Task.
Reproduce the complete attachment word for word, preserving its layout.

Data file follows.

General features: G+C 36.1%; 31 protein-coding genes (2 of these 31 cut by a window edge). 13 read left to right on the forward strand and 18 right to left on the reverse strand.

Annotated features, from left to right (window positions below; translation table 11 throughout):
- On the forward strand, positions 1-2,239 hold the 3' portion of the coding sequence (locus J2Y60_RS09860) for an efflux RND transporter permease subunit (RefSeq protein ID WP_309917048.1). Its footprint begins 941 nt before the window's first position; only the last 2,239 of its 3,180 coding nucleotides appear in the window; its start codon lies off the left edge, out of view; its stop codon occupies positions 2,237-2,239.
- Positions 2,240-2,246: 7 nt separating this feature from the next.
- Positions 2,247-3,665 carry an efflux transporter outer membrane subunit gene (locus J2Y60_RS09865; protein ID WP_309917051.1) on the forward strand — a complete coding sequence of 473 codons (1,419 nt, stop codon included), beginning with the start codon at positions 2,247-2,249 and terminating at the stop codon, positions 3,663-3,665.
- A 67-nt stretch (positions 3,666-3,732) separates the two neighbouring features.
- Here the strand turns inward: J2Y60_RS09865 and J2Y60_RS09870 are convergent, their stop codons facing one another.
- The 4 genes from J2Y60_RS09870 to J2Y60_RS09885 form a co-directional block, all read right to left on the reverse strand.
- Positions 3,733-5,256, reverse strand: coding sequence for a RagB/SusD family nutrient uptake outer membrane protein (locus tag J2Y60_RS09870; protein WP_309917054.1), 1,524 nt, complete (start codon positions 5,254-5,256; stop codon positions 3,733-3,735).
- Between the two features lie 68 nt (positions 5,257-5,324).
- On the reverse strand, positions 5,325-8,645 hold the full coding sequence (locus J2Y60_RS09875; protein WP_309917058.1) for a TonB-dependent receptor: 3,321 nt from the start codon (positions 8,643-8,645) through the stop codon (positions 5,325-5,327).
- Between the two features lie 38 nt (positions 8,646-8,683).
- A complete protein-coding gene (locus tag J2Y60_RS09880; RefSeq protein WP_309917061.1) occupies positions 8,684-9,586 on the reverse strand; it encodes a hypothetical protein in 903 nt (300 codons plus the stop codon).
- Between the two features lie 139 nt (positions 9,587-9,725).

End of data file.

General features: G+C 36.1%; 31 protein-coding genes (2 of these 31 cut by a window edge). 13 read left to right on the forward strand and 18 right to left on the reverse strand.

Annotated features, from left to right (window positions below; translation table 11 throughout):
- On the forward strand, positions 1-2,239 hold the 3' portion of the coding sequence (locus J2Y60_RS09860) for an efflux RND transporter permease subunit (RefSeq protein ID WP_309917048.1). Its footprint begins 941 nt before the window's first position; only the last 2,239 of its 3,180 coding nucleotides appear in the window; its start codon lies off the left edge, out of view; its stop codon occupies positions 2,237-2,239.
- Positions 2,240-2,246: 7 nt separating this feature from the next.
- Positions 2,247-3,665 carry an efflux transporter outer membrane subunit gene (locus J2Y60_RS09865; protein ID WP_309917051.1) on the forward strand — a complete coding sequence of 473 codons (1,419 nt, stop codon included), beginning with the start codon at positions 2,247-2,249 and terminating at the stop codon, positions 3,663-3,665.
- A 67-nt stretch (positions 3,666-3,732) separates the two neighbouring features.
- Here the strand turns inward: J2Y60_RS09865 and J2Y60_RS09870 are convergent, their stop codons facing one another.
- The 4 genes from J2Y60_RS09870 to J2Y60_RS09885 form a co-directional block, all read right to left on the reverse strand.
- Positions 3,733-5,256, reverse strand: coding sequence for a RagB/SusD family nutrient uptake outer membrane protein (locus tag J2Y60_RS09870; protein WP_309917054.1), 1,524 nt, complete (start codon positions 5,254-5,256; stop codon positions 3,733-3,735).
- Between the two features lie 68 nt (positions 5,257-5,324).
- On the reverse strand, positions 5,325-8,645 hold the full coding sequence (locus J2Y60_RS09875; protein WP_309917058.1) for a TonB-dependent receptor: 3,321 nt from the start codon (positions 8,643-8,645) through the stop codon (positions 5,325-5,327).
- Between the two features lie 38 nt (positions 8,646-8,683).
- A complete protein-coding gene (locus tag J2Y60_RS09880; RefSeq protein WP_309917061.1) occupies positions 8,684-9,586 on the reverse strand; it encodes a hypothetical protein in 903 nt (300 codons plus the stop codon).
- Between the two features lie 139 nt (positions 9,587-9,725).